"It is important to me," Carroll said. "It's really important to me. It was important at USC, and it's important here. What it really is, it's being willing to develop the relationships where you can show them how much you care and they can count on you caring, and you'll be there no matter what happens forever. And I'm not doing that for me, I'm just doing it because that's seems like the right way to live this life. And so we have a connection with our guys. And my guys are still calling, they're still calling, and again asking me for one thing or the other, whatever it is. I just was with K.J. (Wright) and Doug (Baldwin Jr.) and Jermaine (Kearse) the other night at K.J.'s event. I'm really grateful for those relationships, yeah. But I'm also happy that they understand that they can count on people and they can trust people, and there's people that will stay with them and will always be part of their world as long as they allow it to happen. To me, that's part of winning, that's part of what comes from putting it together and staying together for a long time and having purpose in how we do things and all that. So I'm really grateful for that."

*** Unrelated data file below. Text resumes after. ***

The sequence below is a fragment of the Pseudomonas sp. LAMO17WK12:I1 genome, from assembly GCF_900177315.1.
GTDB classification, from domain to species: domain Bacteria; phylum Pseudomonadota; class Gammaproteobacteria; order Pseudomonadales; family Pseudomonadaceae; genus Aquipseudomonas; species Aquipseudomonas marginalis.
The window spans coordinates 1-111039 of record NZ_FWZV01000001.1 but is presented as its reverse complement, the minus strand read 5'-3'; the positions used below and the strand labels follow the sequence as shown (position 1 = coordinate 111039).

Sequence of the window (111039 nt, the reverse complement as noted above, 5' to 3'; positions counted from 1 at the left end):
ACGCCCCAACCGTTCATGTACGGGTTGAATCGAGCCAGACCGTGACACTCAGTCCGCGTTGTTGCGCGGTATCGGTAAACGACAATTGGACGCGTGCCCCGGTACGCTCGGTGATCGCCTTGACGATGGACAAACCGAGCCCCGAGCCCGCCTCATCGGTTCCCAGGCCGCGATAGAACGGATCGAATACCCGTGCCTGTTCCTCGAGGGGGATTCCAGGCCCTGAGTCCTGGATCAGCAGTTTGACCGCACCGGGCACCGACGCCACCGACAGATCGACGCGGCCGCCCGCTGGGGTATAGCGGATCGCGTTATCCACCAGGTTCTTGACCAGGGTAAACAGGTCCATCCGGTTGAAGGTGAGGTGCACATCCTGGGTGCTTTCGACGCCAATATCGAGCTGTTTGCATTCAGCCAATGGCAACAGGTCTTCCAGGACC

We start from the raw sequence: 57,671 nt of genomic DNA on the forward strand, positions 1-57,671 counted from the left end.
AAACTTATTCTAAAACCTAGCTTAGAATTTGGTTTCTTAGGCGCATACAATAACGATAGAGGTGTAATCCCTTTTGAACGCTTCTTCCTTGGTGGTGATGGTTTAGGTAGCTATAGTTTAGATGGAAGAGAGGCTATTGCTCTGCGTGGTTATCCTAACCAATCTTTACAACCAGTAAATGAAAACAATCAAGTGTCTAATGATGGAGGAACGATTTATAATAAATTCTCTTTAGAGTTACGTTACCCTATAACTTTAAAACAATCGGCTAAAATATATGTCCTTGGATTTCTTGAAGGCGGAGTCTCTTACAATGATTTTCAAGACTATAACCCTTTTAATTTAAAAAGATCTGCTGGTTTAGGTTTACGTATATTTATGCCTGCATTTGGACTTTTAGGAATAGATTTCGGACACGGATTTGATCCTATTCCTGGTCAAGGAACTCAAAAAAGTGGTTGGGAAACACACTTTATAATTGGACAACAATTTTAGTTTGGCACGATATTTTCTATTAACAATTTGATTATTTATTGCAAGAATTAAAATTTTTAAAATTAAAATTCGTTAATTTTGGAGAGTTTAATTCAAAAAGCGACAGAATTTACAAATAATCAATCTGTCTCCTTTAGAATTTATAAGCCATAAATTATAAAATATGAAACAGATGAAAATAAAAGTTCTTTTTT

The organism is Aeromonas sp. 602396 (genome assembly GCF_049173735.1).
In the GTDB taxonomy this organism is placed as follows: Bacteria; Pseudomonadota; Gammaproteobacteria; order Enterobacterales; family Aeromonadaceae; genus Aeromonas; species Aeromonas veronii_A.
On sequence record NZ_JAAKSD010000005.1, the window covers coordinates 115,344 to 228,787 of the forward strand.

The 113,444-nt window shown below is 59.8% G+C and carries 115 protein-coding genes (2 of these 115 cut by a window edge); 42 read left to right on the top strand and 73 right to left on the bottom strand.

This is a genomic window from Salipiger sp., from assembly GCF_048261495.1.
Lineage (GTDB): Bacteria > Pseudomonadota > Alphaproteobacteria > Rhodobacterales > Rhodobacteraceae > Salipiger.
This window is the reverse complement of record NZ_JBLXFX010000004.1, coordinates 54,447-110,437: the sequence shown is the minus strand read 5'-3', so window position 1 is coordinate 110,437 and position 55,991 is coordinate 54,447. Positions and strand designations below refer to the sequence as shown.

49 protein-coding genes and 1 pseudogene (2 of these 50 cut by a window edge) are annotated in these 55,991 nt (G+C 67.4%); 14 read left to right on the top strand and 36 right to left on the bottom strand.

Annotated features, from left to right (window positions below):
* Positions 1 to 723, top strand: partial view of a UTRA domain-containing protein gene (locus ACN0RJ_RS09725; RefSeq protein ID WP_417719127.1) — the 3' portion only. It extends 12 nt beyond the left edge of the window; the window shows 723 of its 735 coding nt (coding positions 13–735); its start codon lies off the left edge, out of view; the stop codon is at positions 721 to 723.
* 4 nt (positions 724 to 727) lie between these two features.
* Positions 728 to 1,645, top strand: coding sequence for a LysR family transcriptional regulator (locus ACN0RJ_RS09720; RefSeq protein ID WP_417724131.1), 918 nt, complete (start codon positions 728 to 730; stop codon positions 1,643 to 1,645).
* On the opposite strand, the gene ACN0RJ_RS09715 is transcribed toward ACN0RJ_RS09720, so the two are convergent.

John Robberstad from Renton asks, "When will the throwback jerseys be available and will you be able to do custom throwback jerseys?
A: If you missed it earlier this month, it was announced that the Seahawks will wear their throwback uniforms for their Week 8 game against the Cleveland Browns. What we don't yet know, however, is exactly when fans will be able to buy those throwbacks, but information on that should be coming later this summer. And yes, you will be able to customize as you would with other jerseys. Lastly, while you wait, I can assure you that these 90s era throwbacks look spectacular and will be worth the wait.
Marc Whitmarsh from Crawley, United Kingdom asks, "I recently got married and am trying to convince my wife that Seattle, specifically between September and January, is a perfect honeymoon destination. She's less than keen if I'm being honest. Other than seeing the Seahawks play, what else can you recommend to do when in Seattle to help win her over?"
A: First off, the best advice I can give you is that, if your wife really isn't keen on a honeymoon in Seattle, perhaps consider doing what she wants instead and find another time to come visit that isn't your honeymoon.